Rosalie Wessel walks us through the less conventional attractions of Düsseldorf, avoiding the tourist traps that come with visiting cities
It was a shock, arriving in Düsseldorf. I had just left the warm beaches of Florida, complete with a sunburned nose, for what seemed like a city draped in grey- rainy, cold and sullen.
Of course, my initial impressions as a twelve-year-old changed soon enough. Now older and aware of the superficiality that places can often present, I see Düsseldorf for what it truly is- an international hub, a growing opportunity.
My favourite place has to be along the Rhine. One of Germany’s main rivers, it’s a vital waterway, a place of historical and modern importance- but also a gorgeous picnic place. On a lazy summer afternoon, its pastoral charm is straight out of an 18th-century painting. High grasses whisper against the gentle wind, and the Rhine itself flows steadily by, glistening blue in the hot fuzzy air. The typically German cafes nearby are wonderful places to grab lunch- schnitzel, bratwurst, pommes- whatever you fancy.
Naturally, I always go for the cake, because German pastries are a sight for sore eyes. I am pressed to find a better Schwarzwälder Kirschtorte, a creamy, cherry laden, chocolate horror that never fails to make me mildly ecstatic at the mere mention of it. And let’s never forget the jelly-filled Berliner, a doughnut that will always appear, without question, during Carnival- a celebration which begins on the 11th of November at 11:11 and finishes on Ash Wednesday. This always sparks that annual rivalry with Cologne over who has the better parade (it’s Düsseldorf- Helau!), and ushers about a hailstorm of wacky costumes. Altweiber, or ‘Old Woman’s Day’ is famous for celebrating the female presence in Carnival. Women take to the streets, armed with scissors, cutting the ties off men whenever they see one. And they’re allowed to. It’s Carnival. Ridiculousness and tradition explode into one, creating an experience that any tourist can get in on. And of course, because it’s Germany, the land of beer, general merriment is aided by lots and lots of alcohol.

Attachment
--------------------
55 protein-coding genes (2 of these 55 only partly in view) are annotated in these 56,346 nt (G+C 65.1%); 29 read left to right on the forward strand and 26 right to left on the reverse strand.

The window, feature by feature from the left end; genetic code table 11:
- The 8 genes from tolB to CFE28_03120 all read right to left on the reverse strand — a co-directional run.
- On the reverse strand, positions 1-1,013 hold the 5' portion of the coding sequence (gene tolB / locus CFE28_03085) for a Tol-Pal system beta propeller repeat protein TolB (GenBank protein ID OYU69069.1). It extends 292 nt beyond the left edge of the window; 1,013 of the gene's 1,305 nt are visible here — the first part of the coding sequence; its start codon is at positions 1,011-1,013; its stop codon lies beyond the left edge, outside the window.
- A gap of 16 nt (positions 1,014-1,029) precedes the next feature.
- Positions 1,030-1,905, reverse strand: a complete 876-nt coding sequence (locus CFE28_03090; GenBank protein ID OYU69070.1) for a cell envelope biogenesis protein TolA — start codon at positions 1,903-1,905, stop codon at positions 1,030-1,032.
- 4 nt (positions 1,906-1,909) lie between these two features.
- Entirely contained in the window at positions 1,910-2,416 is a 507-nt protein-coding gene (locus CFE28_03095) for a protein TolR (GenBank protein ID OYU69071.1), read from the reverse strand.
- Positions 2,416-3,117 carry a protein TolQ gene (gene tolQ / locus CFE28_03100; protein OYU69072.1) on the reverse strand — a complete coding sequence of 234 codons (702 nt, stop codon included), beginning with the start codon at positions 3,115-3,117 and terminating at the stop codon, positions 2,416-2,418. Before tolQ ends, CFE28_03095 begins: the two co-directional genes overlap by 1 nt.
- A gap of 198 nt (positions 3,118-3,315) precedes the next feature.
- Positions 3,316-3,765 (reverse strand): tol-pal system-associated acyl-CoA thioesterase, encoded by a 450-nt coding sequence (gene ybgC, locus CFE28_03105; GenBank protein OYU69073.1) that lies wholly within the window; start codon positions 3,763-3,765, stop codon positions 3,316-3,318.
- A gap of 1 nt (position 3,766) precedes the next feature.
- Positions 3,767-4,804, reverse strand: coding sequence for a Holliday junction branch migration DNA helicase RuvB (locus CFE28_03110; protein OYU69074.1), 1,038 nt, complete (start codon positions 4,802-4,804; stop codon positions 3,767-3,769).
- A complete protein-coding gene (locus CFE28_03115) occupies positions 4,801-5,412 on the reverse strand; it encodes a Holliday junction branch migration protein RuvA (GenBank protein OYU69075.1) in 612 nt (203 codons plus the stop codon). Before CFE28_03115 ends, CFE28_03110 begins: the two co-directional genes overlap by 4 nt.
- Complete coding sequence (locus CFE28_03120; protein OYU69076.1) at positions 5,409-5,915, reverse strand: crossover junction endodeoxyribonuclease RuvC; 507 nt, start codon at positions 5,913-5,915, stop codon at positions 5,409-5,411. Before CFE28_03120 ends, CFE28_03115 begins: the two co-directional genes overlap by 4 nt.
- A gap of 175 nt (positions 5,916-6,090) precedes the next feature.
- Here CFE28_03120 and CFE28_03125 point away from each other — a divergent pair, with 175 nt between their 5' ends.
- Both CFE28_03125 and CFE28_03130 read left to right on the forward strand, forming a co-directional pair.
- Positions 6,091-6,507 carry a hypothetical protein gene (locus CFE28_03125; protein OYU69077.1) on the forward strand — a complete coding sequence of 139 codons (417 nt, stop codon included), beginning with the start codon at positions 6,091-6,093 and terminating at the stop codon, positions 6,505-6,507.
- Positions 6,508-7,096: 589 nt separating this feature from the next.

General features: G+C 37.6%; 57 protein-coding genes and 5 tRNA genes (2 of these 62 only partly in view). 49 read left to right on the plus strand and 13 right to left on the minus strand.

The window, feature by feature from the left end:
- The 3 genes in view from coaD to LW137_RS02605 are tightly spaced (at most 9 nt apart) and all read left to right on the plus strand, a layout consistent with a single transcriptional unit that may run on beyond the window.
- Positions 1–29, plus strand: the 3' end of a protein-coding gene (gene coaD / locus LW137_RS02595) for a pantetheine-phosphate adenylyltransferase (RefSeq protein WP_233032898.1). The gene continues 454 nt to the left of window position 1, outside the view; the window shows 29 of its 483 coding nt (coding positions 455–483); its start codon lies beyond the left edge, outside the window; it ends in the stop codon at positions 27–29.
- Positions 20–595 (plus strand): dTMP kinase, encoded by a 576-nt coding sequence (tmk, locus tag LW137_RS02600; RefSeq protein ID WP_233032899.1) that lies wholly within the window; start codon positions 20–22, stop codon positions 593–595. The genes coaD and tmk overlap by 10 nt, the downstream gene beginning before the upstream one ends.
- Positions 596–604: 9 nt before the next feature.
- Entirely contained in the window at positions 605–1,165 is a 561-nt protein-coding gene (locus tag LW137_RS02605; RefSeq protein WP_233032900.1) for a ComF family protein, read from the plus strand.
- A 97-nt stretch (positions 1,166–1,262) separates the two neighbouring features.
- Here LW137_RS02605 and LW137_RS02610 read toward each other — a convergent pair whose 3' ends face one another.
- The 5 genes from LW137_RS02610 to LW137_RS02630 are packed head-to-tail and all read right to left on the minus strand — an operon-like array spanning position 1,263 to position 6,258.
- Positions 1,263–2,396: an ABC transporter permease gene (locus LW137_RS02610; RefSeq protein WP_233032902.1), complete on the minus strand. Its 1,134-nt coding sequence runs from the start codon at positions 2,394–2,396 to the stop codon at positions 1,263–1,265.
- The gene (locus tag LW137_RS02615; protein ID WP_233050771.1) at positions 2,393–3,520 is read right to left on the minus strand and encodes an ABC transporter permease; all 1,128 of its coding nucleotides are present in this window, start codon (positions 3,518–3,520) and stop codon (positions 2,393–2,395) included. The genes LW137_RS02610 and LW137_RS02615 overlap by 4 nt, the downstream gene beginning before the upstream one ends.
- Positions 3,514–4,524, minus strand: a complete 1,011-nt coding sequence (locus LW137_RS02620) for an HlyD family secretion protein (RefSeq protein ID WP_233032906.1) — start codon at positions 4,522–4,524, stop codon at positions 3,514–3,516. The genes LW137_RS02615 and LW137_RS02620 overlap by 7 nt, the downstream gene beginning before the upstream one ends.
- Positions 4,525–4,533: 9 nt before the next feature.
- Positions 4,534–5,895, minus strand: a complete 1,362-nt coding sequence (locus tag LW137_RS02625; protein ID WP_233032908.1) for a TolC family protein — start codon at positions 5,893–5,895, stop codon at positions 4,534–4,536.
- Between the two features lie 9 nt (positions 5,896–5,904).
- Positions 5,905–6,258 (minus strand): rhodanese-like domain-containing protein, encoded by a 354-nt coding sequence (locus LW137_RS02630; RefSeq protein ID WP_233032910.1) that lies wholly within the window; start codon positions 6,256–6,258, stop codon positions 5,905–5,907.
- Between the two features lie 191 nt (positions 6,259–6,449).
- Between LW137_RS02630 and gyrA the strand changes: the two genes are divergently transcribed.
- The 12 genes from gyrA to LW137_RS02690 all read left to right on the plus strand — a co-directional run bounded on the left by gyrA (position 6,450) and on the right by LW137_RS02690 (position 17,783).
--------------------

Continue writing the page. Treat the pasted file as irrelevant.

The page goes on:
The one true attraction of Düsseldorf is, by far, the Königsallee, the long shopping street that marks its pathway in the centre of the city. It’s mostly for admiration, honestly, because in all my years living in Düsseldorf, I have yet to go into the Prada, Bvlgari and Tiffany stores that line the pavements, gleaming gold handles practically shouting don’t touch, just look. It’s like a piece of art itself. But the area is gorgeous, with a small canal running through the middle, creating the perfect opportunity for photos against ornate bridges and green banks. Nearby, Düsseldorf’s old town, better known as the Altstadt, houses much more affordable entertainment and shopping, fondly known as ‘the longest bar in the world’. When the sun begins to dip below the horizon, walking along the historical embankment that the Altstadt boasts is a treat, the gorgeous townhouses that twinkle across the river providing a wonderful backdrop.
As for culture, Düsseldorf is by no means a blank canvas. Ai Weiwei, the contemporary Chinese artist and activist, had a prominent exhibition set up in the large halls of the K20, which boasts many modern art displays. It’s a city that’s easy to reach as well- only an hour’s flight from Birmingham, the airport vital for the large international community that populates the city. As the fashion capital of Germany, Düsseldorf also holds the ‘Voices of Fashion’ twice a year, and has numerous eminent fashion schools. Personally, I love the Christmas Markets that pop up all over the city come December, flooding it with warm light, as the city begins to descend into the depths of what is usually a truly icy winter. The little huts are often filled with hand-carved figurines, roasted nuts, and Glühwein, a warmed wine that you’ll find every adult guzzling as they move through the maze of Christmas stalls.
While not known for tourism, Düsseldorf is a place worth seeing, when considering a trip to Germany. It’s taken me a while to get to know it, but now that I do, I find it more interesting than ever.